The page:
Proper planning is an essential step in determining the success of call center implementation and operation. A well laid out business plan is a key factor in ensuring that the call center is aligned to the objectives of the parent organization and has a profitable and cost effective operation. The business plan should also include key service level requirements for operations, key considerations that shall be kept in mind while sizing the call center, selecting the right site for operations as well as the extent of change management and process re-engineering needed for the implementation. A period for key activities shall also be drawn out so that the call center is operational without undue delays. The business plan should also provide the organizational and financial reasons for choosing to set up the call center.
3.1 Setting the Objective
Before deciding on the infrastructure, enablers, technology, and staff needed for the call center, it is essential to lay down the business objectives of the call center. The choice of infrastructure, technology, and number of staff and their skill levels all depend on the objective of the call center. This should be set forth before any procurement or hiring activity is commenced. The objectives should be as narrow as possible as this will help to procure the ideal technology and staff mix to serve the needs of the call center.
Some of the key objectives of why organizations opt for setting up a call center are given below:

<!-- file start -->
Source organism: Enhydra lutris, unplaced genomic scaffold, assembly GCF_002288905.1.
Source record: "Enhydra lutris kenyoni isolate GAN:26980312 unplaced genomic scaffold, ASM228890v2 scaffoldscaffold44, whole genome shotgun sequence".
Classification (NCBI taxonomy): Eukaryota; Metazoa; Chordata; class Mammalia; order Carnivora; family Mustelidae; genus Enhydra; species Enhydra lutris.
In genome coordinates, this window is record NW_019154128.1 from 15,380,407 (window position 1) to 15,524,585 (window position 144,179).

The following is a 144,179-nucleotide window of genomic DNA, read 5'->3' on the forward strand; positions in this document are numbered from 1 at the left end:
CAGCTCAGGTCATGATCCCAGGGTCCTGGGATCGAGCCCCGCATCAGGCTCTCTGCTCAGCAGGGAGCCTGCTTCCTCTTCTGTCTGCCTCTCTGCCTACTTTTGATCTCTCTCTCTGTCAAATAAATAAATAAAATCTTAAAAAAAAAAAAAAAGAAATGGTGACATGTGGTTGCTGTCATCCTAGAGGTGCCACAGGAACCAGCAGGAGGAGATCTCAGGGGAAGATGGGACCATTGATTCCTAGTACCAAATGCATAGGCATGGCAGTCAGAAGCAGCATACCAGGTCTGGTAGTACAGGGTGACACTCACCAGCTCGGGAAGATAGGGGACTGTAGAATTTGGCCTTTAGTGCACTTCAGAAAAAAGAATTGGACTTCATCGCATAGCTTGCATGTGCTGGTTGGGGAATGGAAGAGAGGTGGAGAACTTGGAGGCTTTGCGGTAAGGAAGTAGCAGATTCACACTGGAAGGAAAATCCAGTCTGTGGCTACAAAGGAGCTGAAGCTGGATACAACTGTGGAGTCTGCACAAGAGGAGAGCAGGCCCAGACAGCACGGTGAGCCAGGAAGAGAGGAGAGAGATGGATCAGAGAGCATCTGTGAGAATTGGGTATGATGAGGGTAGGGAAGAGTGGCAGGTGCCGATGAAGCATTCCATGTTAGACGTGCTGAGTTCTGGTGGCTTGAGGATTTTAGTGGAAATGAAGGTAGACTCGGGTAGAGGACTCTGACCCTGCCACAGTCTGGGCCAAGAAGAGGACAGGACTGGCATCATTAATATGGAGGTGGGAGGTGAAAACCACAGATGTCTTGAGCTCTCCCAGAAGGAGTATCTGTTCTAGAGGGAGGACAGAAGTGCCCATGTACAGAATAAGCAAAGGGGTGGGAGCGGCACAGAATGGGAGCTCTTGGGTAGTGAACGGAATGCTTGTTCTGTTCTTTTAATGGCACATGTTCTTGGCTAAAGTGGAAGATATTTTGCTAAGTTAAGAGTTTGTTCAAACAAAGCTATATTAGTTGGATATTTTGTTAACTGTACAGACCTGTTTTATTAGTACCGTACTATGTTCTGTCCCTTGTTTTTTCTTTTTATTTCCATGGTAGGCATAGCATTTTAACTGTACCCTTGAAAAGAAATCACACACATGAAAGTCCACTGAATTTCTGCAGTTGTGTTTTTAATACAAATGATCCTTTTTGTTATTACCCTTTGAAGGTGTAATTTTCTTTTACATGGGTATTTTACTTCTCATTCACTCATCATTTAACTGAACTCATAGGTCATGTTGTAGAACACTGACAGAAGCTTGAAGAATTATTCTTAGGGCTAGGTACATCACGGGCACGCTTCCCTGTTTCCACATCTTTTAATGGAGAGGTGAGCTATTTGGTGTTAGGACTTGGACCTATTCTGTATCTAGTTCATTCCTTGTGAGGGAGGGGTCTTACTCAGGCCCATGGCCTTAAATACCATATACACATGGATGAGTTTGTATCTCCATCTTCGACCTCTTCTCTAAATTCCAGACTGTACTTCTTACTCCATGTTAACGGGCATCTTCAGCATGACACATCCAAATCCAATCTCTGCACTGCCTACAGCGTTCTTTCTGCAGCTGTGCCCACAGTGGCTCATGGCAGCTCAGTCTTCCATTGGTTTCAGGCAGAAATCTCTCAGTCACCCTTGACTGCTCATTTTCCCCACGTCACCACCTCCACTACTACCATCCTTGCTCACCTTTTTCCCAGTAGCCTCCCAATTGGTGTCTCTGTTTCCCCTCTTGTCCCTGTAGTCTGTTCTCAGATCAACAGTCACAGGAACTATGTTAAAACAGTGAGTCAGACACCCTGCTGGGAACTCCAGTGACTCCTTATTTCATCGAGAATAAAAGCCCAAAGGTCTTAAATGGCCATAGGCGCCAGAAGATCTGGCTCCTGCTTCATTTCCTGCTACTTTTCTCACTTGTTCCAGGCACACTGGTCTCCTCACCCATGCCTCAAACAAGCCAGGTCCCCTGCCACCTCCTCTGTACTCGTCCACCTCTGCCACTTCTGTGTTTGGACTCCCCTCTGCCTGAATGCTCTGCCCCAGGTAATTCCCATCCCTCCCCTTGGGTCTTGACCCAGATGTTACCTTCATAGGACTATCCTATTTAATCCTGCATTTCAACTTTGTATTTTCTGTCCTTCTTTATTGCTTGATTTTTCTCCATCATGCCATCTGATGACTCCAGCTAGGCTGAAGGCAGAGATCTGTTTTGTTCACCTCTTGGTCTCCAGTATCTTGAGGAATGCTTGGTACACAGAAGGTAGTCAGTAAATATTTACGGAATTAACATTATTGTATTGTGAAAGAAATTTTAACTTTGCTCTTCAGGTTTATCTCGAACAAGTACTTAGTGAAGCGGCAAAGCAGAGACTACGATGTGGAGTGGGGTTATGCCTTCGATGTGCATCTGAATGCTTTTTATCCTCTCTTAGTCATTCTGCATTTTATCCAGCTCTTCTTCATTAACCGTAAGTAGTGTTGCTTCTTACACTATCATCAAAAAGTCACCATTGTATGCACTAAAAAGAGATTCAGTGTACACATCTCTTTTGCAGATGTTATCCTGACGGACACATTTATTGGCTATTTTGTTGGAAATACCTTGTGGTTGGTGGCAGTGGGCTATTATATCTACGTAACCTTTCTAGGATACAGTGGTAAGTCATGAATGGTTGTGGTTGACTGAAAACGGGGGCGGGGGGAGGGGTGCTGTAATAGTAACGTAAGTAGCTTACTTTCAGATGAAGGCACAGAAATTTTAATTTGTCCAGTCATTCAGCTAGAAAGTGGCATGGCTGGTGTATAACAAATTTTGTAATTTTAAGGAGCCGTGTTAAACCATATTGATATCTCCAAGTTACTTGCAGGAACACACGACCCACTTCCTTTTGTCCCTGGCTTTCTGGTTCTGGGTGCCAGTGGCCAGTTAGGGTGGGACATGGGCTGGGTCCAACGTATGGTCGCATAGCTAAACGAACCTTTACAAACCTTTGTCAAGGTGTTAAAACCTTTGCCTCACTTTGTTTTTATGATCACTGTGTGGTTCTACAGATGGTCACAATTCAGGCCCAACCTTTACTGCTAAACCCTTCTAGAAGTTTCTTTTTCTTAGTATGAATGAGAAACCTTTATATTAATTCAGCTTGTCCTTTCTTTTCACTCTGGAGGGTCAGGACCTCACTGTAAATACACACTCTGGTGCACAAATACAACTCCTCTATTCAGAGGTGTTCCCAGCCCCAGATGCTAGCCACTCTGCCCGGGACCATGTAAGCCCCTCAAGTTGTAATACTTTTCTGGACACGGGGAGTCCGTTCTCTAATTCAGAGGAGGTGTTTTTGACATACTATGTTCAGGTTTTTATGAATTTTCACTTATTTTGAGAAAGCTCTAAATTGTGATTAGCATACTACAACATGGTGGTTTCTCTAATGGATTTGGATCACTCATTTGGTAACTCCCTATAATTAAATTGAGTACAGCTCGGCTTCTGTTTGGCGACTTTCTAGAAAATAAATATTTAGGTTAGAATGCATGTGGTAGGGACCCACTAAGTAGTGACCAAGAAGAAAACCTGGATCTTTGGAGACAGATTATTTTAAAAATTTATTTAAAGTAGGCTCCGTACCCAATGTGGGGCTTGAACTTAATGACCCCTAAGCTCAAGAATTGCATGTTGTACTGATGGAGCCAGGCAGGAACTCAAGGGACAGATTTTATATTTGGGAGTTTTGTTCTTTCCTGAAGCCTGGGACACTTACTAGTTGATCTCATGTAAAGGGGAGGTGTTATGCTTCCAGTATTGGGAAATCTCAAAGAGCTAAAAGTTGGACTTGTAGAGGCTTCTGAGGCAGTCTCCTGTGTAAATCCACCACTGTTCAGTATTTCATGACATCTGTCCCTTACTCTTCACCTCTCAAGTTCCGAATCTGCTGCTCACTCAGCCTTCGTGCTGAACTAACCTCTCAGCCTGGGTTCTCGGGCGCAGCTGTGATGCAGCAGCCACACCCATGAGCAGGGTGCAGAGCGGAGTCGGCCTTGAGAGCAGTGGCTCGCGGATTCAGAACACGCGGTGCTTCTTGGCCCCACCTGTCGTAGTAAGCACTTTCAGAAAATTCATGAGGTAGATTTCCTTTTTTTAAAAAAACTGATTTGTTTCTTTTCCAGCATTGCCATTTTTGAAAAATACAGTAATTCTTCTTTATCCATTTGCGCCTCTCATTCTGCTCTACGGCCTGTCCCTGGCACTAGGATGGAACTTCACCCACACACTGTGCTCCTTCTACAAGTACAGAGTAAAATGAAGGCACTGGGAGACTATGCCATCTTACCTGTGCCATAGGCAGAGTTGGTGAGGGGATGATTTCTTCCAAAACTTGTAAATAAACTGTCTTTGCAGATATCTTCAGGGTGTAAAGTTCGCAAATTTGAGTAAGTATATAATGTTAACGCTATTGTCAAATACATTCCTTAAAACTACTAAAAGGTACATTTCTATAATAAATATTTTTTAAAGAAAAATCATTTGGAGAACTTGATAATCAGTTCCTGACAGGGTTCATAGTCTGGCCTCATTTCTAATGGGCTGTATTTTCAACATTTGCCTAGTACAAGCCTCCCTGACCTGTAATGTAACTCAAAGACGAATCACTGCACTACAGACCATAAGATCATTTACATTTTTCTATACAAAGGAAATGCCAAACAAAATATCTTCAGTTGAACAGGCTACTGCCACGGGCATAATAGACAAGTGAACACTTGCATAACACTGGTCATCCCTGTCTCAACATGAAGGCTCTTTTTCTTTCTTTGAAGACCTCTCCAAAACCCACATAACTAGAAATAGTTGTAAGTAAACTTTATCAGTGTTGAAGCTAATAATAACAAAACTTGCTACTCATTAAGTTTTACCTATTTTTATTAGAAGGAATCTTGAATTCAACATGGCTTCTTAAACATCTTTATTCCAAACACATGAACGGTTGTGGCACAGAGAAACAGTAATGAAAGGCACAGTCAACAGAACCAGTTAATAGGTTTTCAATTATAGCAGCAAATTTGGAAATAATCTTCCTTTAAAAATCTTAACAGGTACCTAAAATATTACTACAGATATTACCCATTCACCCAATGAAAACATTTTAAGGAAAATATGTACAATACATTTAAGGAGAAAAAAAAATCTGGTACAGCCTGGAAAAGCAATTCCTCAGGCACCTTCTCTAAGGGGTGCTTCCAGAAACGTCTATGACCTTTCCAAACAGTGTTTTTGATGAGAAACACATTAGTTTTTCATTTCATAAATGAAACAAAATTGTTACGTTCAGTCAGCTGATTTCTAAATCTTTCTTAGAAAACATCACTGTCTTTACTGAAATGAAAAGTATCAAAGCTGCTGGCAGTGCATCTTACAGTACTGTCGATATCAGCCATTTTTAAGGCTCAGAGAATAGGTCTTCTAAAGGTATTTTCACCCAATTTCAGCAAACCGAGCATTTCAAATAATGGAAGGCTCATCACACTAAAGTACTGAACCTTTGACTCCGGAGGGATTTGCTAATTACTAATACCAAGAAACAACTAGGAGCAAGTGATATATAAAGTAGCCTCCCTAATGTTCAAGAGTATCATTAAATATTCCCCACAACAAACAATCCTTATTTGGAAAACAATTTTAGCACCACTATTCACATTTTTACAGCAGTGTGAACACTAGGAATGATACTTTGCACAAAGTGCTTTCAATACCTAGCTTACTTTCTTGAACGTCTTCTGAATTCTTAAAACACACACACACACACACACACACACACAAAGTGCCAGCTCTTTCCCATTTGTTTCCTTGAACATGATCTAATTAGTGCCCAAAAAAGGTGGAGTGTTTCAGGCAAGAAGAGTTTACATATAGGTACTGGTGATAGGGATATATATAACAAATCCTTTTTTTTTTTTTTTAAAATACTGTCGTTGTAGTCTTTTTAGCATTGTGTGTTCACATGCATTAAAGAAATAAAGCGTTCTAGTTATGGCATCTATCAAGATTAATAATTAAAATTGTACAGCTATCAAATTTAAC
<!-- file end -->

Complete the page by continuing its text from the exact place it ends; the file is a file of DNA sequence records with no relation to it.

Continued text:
1. Improve customer service levels and offer 24*7 support for customers
2. Reduce the number of customer complaints received
3. Cost reduction of transactions without affecting service quality
You need to identify the main objectives behind setting up your call center so that you have clearly defined measures of success.
3.2 Sizing the Call Center
If you are thinking of establishing a call center to handle the customer calls for your organization, then arriving at the right size for the call center is extremely important. You can start this process by collecting data pertaining to the calls that you currently receive. The following data points need to be collected and analyzed to determine the call center’s size:
1. The number of calls currently received
2. Call duration metrics – average duration of call, minimum and maximum duration of calls, bucketing of calls into various buckets in terms of duration